Wednesday, November 5, 2014

Of Deficits and Differences: Building from All Students' Strengths

Whenever I do a workshop on reading with a group of teachers, I first ask them to think about, list and discuss their students’ strengths as readers. I do this because I believe that students learn based on their strengths, so an initial focus on strengths can go a long way to understanding what we might need to do to help them with any learning challenges they might have as readers. So, if teachers say that students are excited about reading, but struggle in comprehending what they read, I can begin to make suggestions on how we can use that excitement to propel instruction in thinking about text. If students comprehend well when listening to text, but struggle with decoding, we can talk about how to use good listening skills to help with decoding strategies.

I bring this up now because I am afraid I may have forgotten that basic principle in my last post on vocabulary development. In that post I cited the work of Hart and Risley, the widely disseminated research that purports to find a thirty million word gap between the words that affluent children are exposed to as opposed to those that children from low socio-economic status are exposed to. Fellow blogger, Paul Thomas, pointed out to me that there are many flaws in the Hart and Risley study, not the least of which is that they take a “deficit” approach to the language of children living in poverty. One thing that reading Paul Thomas always does for me is make me feel smarter. So after doing some reading from Paul's work and other studies he directed me to, I want to amend and extend my thinking on the issue. You can read some of Paul’s thoughts on the issue here and here.

The most important amendment to my thinking is the understanding that the varieties of  language that all children, rich and poor, bring to school are language differences not language deficits. I know this instinctively and, I hope, in practice, but by framing my last post around Hart and Risley, I am giving their work a power it does not deserve. Paul directed me to a critique of Hart and Risley by Dudley-Maring and Lucas, entitled Patholigizing the Language and Culture ofPoor Children. As the title suggests, the authors argue that by taking a language deficit approach, Hart and Risley perpetuate the stereotype that the children from poor households are somehow sick, lacking a basic requirement for learning.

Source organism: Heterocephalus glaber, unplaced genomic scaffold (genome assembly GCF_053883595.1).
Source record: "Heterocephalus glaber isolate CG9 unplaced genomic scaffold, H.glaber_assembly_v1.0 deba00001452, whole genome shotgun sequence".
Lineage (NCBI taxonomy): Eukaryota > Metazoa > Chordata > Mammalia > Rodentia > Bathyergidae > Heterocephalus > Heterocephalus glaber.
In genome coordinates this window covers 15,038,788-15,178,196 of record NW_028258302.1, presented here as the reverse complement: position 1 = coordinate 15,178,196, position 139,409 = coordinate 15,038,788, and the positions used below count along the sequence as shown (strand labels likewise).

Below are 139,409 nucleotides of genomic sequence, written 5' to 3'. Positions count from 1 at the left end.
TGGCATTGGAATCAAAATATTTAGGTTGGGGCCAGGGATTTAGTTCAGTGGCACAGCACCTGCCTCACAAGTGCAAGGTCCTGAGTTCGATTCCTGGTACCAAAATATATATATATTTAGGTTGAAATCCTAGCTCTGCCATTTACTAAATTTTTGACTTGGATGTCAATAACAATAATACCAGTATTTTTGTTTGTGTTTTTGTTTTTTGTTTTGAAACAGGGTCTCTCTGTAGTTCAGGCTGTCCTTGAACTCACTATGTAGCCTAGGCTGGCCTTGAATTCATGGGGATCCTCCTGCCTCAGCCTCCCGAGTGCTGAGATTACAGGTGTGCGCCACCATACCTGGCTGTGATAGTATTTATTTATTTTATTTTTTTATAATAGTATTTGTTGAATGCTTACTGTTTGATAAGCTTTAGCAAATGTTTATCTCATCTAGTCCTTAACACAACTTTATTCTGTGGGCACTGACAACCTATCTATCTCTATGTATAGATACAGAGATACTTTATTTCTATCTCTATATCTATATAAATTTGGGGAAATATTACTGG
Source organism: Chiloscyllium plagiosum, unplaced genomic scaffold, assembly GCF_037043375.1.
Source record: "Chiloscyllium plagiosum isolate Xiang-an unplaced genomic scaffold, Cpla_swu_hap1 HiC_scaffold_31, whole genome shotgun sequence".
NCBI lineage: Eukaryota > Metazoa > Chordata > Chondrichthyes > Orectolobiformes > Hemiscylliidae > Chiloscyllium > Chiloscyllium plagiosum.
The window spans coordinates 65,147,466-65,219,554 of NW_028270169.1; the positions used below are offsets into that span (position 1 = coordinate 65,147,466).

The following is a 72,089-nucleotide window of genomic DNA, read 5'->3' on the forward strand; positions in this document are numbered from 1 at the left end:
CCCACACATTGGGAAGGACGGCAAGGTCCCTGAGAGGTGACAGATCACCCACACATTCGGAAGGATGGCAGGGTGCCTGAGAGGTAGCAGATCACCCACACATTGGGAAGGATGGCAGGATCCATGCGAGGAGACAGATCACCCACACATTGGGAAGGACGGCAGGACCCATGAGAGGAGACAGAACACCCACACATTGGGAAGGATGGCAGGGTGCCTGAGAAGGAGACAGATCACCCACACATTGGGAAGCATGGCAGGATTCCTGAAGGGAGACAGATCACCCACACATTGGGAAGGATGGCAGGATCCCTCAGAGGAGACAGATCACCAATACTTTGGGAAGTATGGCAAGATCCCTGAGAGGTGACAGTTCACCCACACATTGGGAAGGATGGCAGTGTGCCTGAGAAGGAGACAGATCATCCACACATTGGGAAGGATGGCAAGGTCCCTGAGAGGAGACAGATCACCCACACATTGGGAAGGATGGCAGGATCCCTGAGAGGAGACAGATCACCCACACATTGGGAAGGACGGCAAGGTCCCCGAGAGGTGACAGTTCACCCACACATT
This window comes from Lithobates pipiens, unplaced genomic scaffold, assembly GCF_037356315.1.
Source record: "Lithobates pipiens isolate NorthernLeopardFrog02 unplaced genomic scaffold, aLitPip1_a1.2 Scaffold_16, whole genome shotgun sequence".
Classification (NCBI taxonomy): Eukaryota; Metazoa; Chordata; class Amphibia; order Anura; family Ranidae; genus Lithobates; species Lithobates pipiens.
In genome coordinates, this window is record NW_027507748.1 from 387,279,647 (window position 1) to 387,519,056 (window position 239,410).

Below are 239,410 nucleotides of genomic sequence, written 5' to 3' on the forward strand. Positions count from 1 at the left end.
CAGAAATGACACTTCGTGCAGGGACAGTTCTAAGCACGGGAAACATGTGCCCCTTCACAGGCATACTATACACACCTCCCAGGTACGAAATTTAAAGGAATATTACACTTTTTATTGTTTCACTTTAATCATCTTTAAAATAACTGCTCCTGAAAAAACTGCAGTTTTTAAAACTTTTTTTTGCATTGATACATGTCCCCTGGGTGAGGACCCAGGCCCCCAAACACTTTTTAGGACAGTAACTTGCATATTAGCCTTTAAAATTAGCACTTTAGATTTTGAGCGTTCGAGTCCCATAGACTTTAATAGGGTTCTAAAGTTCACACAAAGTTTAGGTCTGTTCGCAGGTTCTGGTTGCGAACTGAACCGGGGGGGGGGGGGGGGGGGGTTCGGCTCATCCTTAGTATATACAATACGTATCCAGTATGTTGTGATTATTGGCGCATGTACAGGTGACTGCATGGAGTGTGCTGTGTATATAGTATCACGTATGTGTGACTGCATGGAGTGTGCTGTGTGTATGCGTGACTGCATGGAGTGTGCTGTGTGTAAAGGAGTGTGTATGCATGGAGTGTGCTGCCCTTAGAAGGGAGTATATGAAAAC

You can see the problem, I hope. If the children are sick, we think we must treat them. And how do we treat them? By attacking the disease of language deficits. By extension, we communicate to these children that the language and linguistic talents they bring to school are not useful. In the process we rob them of the greatest ally they have in coming to be literate – their own language and their own ways of navigating the world linguistically. 

Some important insight into what I am getting at here comes from Larry Sipe, late of the University of Pennsylvania, and a person who closely studied children’s responses to read-alouds. Sipe observed children in inner city Philadelphia interacting with a story being read aloud in interesting ways. Culture seemed to be one influence on how children interacted with the text. For example, Carribean and African American children would talk back to the text, spontaneously rise up and act out a part of the text, insert their own ideas in the text or take over the text entirely and tell an alternate story. 

Obviously, children who respond in this way are very engaged with the text, but what if this type of engagement is not valued by the teacher? What if the expectation is that children will sit and listen to the text until invited by the teacher to speak? It is clear that a mere difference could be turned into a lasting deficit through teacher disapproval. Children who do sit and listen and raise their hands will be advantaged over those who do not. Ultimately, a great learning tool that a child brings to school is extinguished because that tool is not valued in the school setting.

But what if the classroom teacher were open to these culturally appropriate responses to story? Sipe suggests that a more culturally sensitive classroom might accept the free expression of these types of responses and use them to promote a richer literary experience and deeper literary understanding. By extension, I would suggest that a richer literary understanding would lead to a richer word level understanding, hence allowing children to use their strengths in interacting and engaging in a story to build greater word level understanding as well.

Dudley-Maring and Lucas say that “teachers need to recognize the linguistic, social, and cognitive resources all children bring with them to school.” When a teacher values all students’ linguistic and cultural experiences, all children can draw from their strengths and apply them to becoming literate. We need to value every child's language and cultural norms as allies in coming to deeper understanding. When we do this, we celebrate difference, instead of seeing deficits and all children benefit. Ultimately, children’s everyday language and way of understanding the world can become the background knowledge for the learning of more formal school language.